Since being in a crash I have become depressed and am having a difficult time coping with my situation. I feel like if I hadn’t been in the crash I wouldn’t feel like this. Who is responsible for this change and can I be compensated for it?
In the case of the case of Pike v. Kasir (2016 BCSC 555), Mr. Pike suffered injuries to his neck, back, knees, and hips when he was T-boned by a negligent driver who blew through a red light. Previous to the crash, Mr. Pike had been a healthy 33 year old who worked as a plumber and played baseball at a high level. The injuries to his hips resulted in two surgeries and Mr. Pike found himself unable to work as a plumber and participate in baseball. Basically, his sense of identity was taken away from him. Over the course of the next several years Mr. Pike found himself angry, depressed, often suicidal, having regular nightmares and severe driving anxiety. Previous to the crash, his personality was such that he was described as “ a well-adjusted, outgoing and sociable man in a happy marriage”. During the trial, many witnesses came forward to give evidence of just how much Mr. Pike’s behaviour and mood had changed. In an effort to deal with these issues, he sought the treatment from a psychologist and began taking medication and, while improvement had been made, he was still having difficulty dealing with the circumstances he found himself in.
In his report for the Plaintiff, psychiatrist Dr. Stephen Wiseman give his opinion on Mr. Pike’s psychological injuries:
My sense from this material is that Mr. Pike has been very sensitive to the stressors and frustrations in his life—particularly those arising from his pain and subsequent financial situation. At times, the depressive mood symptoms as described have likely reached the cross-sectional severity to warrant a diagnosis of Major Depressive Disorder. On the other hand, these symptoms have seemingly fluctuated and have recently improved (see below) without the use of anti-depressant medication—which would be more in keeping with a diagnosis of Adjustment Disorder.
Overall, it is my opinion that Mr. Pike has continued to experience distressing and functionally- impairing emotional symptoms since the accident. These symptoms have largely been depressive in nature, presenting within the context of marked pain and life changes in a man who typically operated with a clear sense of personal control and preference to plan ahead prior to the accident.
Madam Justice Arnold-Bailey considered case law:
 With regard to the psychological/psychiatric injuries sustained by the plaintiff, the principles to be applied in assessing such claims are summarized by Mr. Justice Lambert in Yoshikawa v. Yu (1996), 21 B.C.L.R. (3d) 318 at paras. 12-13 (C.A.).
 Also worthy of note is that when the psychiatric injury arises as consequence of physical injury caused by the defendant, the concept of “reasonable foreseeability” is subject to a qualification. As Madam Justice Bennett stated in Hussack v. Chilliwack School District No. 33, 2011 BCCA 258 at para. 74:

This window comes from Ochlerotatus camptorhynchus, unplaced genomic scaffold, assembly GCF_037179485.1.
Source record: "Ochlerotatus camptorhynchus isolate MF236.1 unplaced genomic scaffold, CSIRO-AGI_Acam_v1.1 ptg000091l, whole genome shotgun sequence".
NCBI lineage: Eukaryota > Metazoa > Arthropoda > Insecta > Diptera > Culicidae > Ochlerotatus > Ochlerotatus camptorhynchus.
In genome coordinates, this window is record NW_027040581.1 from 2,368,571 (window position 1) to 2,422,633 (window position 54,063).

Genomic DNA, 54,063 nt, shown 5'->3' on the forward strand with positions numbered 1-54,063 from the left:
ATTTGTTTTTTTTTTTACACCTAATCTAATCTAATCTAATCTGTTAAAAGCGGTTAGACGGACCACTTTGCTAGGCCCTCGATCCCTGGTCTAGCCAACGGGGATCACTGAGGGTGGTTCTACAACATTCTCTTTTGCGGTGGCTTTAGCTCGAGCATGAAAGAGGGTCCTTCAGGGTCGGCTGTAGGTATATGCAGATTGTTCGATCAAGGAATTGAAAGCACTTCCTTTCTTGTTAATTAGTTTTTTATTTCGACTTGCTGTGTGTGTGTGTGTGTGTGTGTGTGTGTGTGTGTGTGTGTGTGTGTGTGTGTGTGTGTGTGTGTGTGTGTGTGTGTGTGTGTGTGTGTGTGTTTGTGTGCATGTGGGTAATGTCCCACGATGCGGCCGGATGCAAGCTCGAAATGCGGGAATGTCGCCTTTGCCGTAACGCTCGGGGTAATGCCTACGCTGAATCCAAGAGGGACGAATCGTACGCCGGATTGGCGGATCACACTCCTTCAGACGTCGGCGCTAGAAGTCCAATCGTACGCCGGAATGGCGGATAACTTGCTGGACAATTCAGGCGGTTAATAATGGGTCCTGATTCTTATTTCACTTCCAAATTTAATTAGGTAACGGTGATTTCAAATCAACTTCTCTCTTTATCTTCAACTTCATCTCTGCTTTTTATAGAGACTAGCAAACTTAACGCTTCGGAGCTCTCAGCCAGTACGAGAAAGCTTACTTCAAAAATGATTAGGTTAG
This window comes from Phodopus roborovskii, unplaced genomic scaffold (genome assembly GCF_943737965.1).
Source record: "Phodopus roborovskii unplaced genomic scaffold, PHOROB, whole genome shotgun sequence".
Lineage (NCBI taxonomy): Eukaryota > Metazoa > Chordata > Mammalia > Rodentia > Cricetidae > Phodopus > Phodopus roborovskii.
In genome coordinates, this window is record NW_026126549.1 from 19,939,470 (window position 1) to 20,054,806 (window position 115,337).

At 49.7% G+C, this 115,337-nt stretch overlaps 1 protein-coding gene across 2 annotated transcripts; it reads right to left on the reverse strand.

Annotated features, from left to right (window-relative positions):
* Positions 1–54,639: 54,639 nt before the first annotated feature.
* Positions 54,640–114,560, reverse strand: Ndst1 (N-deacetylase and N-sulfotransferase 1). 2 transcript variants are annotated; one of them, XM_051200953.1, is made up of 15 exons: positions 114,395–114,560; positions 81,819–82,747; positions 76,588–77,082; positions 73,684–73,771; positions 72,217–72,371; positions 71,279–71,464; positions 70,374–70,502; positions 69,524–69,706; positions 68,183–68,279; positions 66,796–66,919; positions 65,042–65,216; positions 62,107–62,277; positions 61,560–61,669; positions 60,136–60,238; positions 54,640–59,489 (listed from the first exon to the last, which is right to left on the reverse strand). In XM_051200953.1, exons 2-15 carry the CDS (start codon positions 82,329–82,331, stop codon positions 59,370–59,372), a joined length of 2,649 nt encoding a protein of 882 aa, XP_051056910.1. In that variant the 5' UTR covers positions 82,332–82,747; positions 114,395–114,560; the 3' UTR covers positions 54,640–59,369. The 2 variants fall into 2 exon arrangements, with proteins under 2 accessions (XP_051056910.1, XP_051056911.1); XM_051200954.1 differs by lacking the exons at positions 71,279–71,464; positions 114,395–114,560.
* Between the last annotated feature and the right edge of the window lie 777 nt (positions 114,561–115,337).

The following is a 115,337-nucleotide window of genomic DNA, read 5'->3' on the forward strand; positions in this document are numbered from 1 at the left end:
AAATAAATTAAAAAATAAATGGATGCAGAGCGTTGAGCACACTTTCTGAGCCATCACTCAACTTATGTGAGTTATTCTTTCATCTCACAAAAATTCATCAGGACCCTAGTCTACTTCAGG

… where the psychiatric injury is consequential to the physical injury for which the defendant is responsible, the defendant is also responsible for the psychiatric injury even if this injury was unforeseeable. See White v. Chief Constable of South Yorkshire Police,  2 A.C. 455 at 470, Varga v. John Labbatt,  O.R. 1007, 6 D.L.R. (2d) 336 (H.C.);Yoshikawa v. Yu (1996) 21 B.C.L.R. (3d) 318, 73 B.C.A.C. (C.A.); Edwards v. Marsden, 2004 BCSC 590; Samuel v. Levi, 2008 BCSC 1447.
She then concluded:
 The post-accident deterioration of the Plaintiff’s mental health is clearly delineated in the evidence of the Plaintiff and those who know him and his reports to Dr. Fyfe, in conjunction with the assessment and diagnoses by Dr. Wiseman and treatment by Dr. Hopp. It was and continues to be caused by the injuries he sustained in the accident, most prominently the injury to his left hip that has resulted in two surgeries, years of pain and physical limitation.
 Considering the principles set out in Yoshikawa, the genuine nature of the Plaintiff’s deteriorated mental health is without question. He has been very motivated to engage in psychological treatments and has done so regularly, and he clearly desires to be pain free and resume his former lifestyle and employment. There are several objective root causes identified in his left hip and low back by Dr. Duncan and Dr. Bishop and attributed to the accident for the pain that has undermined his mental health. Based on Hussack the Defendant is also responsible for this injury.
 Therefore, the Court finds that the injury to the Plaintiff’s left hip was caused by trauma from the accident; the injuries to his spine, in particular his upper and low back, were caused by trauma from the accident; and his deteriorated mental health is directly related to those injuries, primarily the injury to his left hip.